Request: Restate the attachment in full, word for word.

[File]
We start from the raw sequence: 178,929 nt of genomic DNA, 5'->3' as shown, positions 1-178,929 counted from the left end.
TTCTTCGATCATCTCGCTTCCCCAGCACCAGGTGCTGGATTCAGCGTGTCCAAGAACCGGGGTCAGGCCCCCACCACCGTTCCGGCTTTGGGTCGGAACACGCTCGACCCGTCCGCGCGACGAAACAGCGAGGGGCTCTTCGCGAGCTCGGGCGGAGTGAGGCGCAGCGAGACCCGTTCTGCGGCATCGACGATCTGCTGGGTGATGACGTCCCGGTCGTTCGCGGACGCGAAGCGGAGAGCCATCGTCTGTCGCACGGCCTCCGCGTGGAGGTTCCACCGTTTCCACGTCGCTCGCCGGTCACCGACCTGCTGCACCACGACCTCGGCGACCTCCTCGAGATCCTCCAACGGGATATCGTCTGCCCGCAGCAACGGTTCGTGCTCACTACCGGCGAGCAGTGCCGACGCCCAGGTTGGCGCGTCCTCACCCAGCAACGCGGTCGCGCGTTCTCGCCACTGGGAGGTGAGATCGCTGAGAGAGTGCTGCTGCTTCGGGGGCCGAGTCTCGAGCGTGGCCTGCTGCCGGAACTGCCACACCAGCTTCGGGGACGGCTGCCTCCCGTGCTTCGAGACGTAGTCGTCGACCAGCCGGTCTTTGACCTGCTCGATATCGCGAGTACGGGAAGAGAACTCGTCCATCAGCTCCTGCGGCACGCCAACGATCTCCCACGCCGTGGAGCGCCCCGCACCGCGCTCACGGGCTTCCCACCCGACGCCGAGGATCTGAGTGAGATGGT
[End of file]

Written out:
We start from the raw sequence: 178,929 nt of genomic DNA, 5'->3' as shown, positions 1-178,929 counted from the left end.
TTCTTCGATCATCTCGCTTCCCCAGCACCAGGTGCTGGATTCAGCGTGTCCAAGAACCGGGGTCAGGCCCCCACCACCGTTCCGGCTTTGGGTCGGAACACGCTCGACCCGTCCGCGCGACGAAACAGCGAGGGGCTCTTCGCGAGCTCGGGCGGAGTGAGGCGCAGCGAGACCCGTTCTGCGGCATCGACGATCTGCTGGGTGATGACGTCCCGGTCGTTCGCGGACGCGAAGCGGAGAGCCATCGTCTGTCGCACGGCCTCCGCGTGGAGGTTCCACCGTTTCCACGTCGCTCGCCGGTCACCGACCTGCTGCACCACGACCTCGGCGACCTCCTCGAGATCCTCCAACGGGATATCGTCTGCCCGCAGCAACGGTTCGTGCTCACTACCGGCGAGCAGTGCCGACGCCCAGGTTGGCGCGTCCTCACCCAGCAACGCGGTCGCGCGTTCTCGCCACTGGGAGGTGAGATCGCTGAGAGAGTGCTGCTGCTTCGGGGGCCGAGTCTCGAGCGTGGCCTGCTGCCGGAACTGCCACACCAGCTTCGGGGACGGCTGCCTCCCGTGCTTCGAGACGTAGTCGTCGACCAGCCGGTCTTTGACCTGCTCGATATCGCGAGTACGGGAAGAGAACTCGTCCATCAGCTCCTGCGGCACGCCAACGATCTCCCACGCCGTGGAGCGCCCCGCACCGCGCTCACGGGCTTCCCACCCGACGCCGAGGATCTGAGTGAGATGGT